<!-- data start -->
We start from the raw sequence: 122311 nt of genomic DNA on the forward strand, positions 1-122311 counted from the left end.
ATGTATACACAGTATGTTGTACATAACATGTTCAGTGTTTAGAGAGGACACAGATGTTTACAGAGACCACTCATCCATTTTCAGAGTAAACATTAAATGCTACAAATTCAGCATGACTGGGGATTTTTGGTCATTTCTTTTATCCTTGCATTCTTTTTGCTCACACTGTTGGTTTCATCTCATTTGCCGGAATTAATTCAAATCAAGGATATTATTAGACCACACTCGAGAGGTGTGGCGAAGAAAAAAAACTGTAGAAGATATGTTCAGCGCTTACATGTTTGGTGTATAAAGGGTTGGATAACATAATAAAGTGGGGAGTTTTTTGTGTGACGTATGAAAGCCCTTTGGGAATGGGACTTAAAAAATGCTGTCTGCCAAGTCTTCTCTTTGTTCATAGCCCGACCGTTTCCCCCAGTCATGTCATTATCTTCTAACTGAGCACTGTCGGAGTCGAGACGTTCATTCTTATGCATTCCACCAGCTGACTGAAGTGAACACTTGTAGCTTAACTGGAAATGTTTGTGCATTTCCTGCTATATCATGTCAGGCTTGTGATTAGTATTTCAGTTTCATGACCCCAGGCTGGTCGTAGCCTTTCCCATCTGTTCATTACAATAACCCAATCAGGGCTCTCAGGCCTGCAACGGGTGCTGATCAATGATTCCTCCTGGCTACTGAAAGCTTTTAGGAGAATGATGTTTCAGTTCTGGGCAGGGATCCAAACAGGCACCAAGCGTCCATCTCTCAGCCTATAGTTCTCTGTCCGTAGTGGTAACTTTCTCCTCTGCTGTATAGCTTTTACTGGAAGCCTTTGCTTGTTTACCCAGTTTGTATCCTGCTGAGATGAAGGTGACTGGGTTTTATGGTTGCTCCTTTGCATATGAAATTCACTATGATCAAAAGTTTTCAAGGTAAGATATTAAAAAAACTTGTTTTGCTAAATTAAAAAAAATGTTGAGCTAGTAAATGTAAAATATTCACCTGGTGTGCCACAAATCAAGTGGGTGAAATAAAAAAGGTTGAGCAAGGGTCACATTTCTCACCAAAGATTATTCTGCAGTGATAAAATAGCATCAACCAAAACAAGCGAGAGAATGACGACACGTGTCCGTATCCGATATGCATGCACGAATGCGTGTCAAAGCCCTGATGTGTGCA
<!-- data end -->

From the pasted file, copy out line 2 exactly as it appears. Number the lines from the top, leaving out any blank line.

ATGTATACACAGTATGTTGTACATAACATGTTCAGTGTTTAGAGAGGACACAGATGTTTACAGAGACCACTCATCCATTTTCAGAGTAAACATTAAATGCTACAAATTCAGCATGACTGGGGATTTTTGGTCATTTCTTTTATCCTTGCATTCTTTTTGCTCACACTGTTGGTTTCATCTCATTTGCCGGAATTAATTCAAATCAAGGATATTATTAGACCACACTCGAGAGGTGTGGCGAAGAAAAAAAACTGTAGAAGATATGTTCAGCGCTTACATGTTTGGTGTATAAAGGGTTGGATAACATAATAAAGTGGGGAGTTTTTTGTGTGACGTATGAAAGCCCTTTGGGAATGGGACTTAAAAAATGCTGTCTGCCAAGTCTTCTCTTTGTTCATAGCCCGACCGTTTCCCCCAGTCATGTCATTATCTTCTAACTGAGCACTGTCGGAGTCGAGACGTTCATTCTTATGCATTCCACCAGCTGACTGAAGTGAACACTTGTAGCTTAACTGGAAATGTTTGTGCATTTCCTGCTATATCATGTCAGGCTTGTGATTAGTATTTCAGTTTCATGACCCCAGGCTGGTCGTAGCCTTTCCCATCTGTTCATTACAATAACCCAATCAGGGCTCTCAGGCCTGCAACGGGTGCTGATCAATGATTCCTCCTGGCTACTGAAAGCTTTTAGGAGAATGATGTTTCAGTTCTGGGCAGGGATCCAAACAGGCACCAAGCGTCCATCTCTCAGCCTATAGTTCTCTGTCCGTAGTGGTAACTTTCTCCTCTGCTGTATAGCTTTTACTGGAAGCCTTTGCTTGTTTACCCAGTTTGTATCCTGCTGAGATGAAGGTGACTGGGTTTTATGGTTGCTCCTTTGCATATGAAATTCACTATGATCAAAAGTTTTCAAGGTAAGATATTAAAAAAACTTGTTTTGCTAAATTAAAAAAAATGTTGAGCTAGTAAATGTAAAATATTCACCTGGTGTGCCACAAATCAAGTGGGTGAAATAAAAAAGGTTGAGCAAGGGTCACATTTCTCACCAAAGATTATTCTGCAGTGATAAAATAGCATCAACCAAAACAAGCGAGAGAATGACGACACGTGTCCGTATCCGATATGCATGCACGAATGCGTGTCAAAGCCCTGATGTGTGCA